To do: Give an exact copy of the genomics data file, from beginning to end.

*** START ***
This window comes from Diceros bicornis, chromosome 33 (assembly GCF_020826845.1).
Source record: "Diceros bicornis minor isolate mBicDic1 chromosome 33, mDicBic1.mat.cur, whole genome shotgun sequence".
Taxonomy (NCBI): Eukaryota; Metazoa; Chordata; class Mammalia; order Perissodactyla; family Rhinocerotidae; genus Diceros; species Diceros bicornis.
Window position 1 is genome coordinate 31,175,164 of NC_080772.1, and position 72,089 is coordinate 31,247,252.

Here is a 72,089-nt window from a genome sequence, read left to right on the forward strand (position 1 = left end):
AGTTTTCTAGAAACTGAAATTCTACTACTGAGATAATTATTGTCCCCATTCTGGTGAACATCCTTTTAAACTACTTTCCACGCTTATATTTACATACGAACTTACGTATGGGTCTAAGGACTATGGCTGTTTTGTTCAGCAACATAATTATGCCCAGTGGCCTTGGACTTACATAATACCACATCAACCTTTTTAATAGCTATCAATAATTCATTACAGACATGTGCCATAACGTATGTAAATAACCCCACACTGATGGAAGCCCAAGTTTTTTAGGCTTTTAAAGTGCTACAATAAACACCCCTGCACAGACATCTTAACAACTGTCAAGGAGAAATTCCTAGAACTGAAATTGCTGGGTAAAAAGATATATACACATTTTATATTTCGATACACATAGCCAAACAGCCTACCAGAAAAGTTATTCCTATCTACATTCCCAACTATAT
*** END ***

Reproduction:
This window comes from Diceros bicornis, chromosome 33 (assembly GCF_020826845.1).
Source record: "Diceros bicornis minor isolate mBicDic1 chromosome 33, mDicBic1.mat.cur, whole genome shotgun sequence".
Taxonomy (NCBI): Eukaryota; Metazoa; Chordata; class Mammalia; order Perissodactyla; family Rhinocerotidae; genus Diceros; species Diceros bicornis.
Window position 1 is genome coordinate 31,175,164 of NC_080772.1, and position 72,089 is coordinate 31,247,252.

Here is a 72,089-nt window from a genome sequence, read left to right on the forward strand (position 1 = left end):
AGTTTTCTAGAAACTGAAATTCTACTACTGAGATAATTATTGTCCCCATTCTGGTGAACATCCTTTTAAACTACTTTCCACGCTTATATTTACATACGAACTTACGTATGGGTCTAAGGACTATGGCTGTTTTGTTCAGCAACATAATTATGCCCAGTGGCCTTGGACTTACATAATACCACATCAACCTTTTTAATAGCTATCAATAATTCATTACAGACATGTGCCATAACGTATGTAAATAACCCCACACTGATGGAAGCCCAAGTTTTTTAGGCTTTTAAAGTGCTACAATAAACACCCCTGCACAGACATCTTAACAACTGTCAAGGAGAAATTCCTAGAACTGAAATTGCTGGGTAAAAAGATATATACACATTTTATATTTCGATACACATAGCCAAACAGCCTACCAGAAAAGTTATTCCTATCTACATTCCCAACTATAT